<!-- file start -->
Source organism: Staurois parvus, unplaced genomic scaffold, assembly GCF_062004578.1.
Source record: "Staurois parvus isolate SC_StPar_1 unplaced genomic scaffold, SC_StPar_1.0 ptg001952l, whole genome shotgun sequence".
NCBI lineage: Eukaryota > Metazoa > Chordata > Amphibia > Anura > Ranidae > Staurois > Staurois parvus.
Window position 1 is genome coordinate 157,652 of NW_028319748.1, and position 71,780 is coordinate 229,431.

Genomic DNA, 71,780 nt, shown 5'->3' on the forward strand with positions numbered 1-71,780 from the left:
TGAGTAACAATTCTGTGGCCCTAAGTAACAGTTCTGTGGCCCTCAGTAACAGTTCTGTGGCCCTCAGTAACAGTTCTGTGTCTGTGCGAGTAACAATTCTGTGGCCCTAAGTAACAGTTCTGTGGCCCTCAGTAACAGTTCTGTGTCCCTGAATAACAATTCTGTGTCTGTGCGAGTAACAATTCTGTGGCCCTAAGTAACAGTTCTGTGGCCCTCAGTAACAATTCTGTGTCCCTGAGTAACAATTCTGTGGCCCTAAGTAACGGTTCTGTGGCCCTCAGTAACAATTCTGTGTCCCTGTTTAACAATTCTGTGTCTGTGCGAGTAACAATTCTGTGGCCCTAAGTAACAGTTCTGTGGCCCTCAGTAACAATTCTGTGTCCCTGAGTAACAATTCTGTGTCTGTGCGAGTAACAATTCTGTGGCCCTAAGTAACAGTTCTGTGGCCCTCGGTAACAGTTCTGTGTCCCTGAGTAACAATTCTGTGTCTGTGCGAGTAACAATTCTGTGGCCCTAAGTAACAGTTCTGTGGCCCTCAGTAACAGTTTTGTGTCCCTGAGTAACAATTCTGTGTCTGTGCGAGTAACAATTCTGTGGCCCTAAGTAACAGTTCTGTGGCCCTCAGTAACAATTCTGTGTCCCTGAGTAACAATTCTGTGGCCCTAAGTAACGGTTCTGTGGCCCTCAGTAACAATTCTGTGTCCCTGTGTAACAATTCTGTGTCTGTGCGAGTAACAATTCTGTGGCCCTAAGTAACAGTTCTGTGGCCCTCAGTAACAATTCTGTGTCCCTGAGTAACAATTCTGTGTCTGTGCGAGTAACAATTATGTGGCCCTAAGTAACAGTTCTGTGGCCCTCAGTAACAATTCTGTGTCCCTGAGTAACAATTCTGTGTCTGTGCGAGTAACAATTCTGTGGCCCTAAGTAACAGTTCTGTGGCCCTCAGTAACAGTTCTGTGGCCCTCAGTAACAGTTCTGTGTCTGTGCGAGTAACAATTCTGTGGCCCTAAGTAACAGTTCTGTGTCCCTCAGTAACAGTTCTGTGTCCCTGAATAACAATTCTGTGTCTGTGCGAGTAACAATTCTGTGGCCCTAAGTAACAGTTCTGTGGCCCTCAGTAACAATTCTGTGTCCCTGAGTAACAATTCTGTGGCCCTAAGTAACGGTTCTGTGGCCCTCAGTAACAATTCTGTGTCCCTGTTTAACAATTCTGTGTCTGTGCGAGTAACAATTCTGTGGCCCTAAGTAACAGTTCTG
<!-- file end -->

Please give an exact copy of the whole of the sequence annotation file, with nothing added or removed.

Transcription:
Source organism: Staurois parvus, unplaced genomic scaffold, assembly GCF_062004578.1.
Source record: "Staurois parvus isolate SC_StPar_1 unplaced genomic scaffold, SC_StPar_1.0 ptg001952l, whole genome shotgun sequence".
NCBI lineage: Eukaryota > Metazoa > Chordata > Amphibia > Anura > Ranidae > Staurois > Staurois parvus.
Window position 1 is genome coordinate 157,652 of NW_028319748.1, and position 71,780 is coordinate 229,431.

Genomic DNA, 71,780 nt, shown 5'->3' on the forward strand with positions numbered 1-71,780 from the left:
TGAGTAACAATTCTGTGGCCCTAAGTAACAGTTCTGTGGCCCTCAGTAACAGTTCTGTGGCCCTCAGTAACAGTTCTGTGTCTGTGCGAGTAACAATTCTGTGGCCCTAAGTAACAGTTCTGTGGCCCTCAGTAACAGTTCTGTGTCCCTGAATAACAATTCTGTGTCTGTGCGAGTAACAATTCTGTGGCCCTAAGTAACAGTTCTGTGGCCCTCAGTAACAATTCTGTGTCCCTGAGTAACAATTCTGTGGCCCTAAGTAACGGTTCTGTGGCCCTCAGTAACAATTCTGTGTCCCTGTTTAACAATTCTGTGTCTGTGCGAGTAACAATTCTGTGGCCCTAAGTAACAGTTCTGTGGCCCTCAGTAACAATTCTGTGTCCCTGAGTAACAATTCTGTGTCTGTGCGAGTAACAATTCTGTGGCCCTAAGTAACAGTTCTGTGGCCCTCGGTAACAGTTCTGTGTCCCTGAGTAACAATTCTGTGTCTGTGCGAGTAACAATTCTGTGGCCCTAAGTAACAGTTCTGTGGCCCTCAGTAACAGTTTTGTGTCCCTGAGTAACAATTCTGTGTCTGTGCGAGTAACAATTCTGTGGCCCTAAGTAACAGTTCTGTGGCCCTCAGTAACAATTCTGTGTCCCTGAGTAACAATTCTGTGGCCCTAAGTAACGGTTCTGTGGCCCTCAGTAACAATTCTGTGTCCCTGTGTAACAATTCTGTGTCTGTGCGAGTAACAATTCTGTGGCCCTAAGTAACAGTTCTGTGGCCCTCAGTAACAATTCTGTGTCCCTGAGTAACAATTCTGTGTCTGTGCGAGTAACAATTATGTGGCCCTAAGTAACAGTTCTGTGGCCCTCAGTAACAATTCTGTGTCCCTGAGTAACAATTCTGTGTCTGTGCGAGTAACAATTCTGTGGCCCTAAGTAACAGTTCTGTGGCCCTCAGTAACAGTTCTGTGGCCCTCAGTAACAGTTCTGTGTCTGTGCGAGTAACAATTCTGTGGCCCTAAGTAACAGTTCTGTGTCCCTCAGTAACAGTTCTGTGTCCCTGAATAACAATTCTGTGTCTGTGCGAGTAACAATTCTGTGGCCCTAAGTAACAGTTCTGTGGCCCTCAGTAACAATTCTGTGTCCCTGAGTAACAATTCTGTGGCCCTAAGTAACGGTTCTGTGGCCCTCAGTAACAATTCTGTGTCCCTGTTTAACAATTCTGTGTCTGTGCGAGTAACAATTCTGTGGCCCTAAGTAACAGTTCTG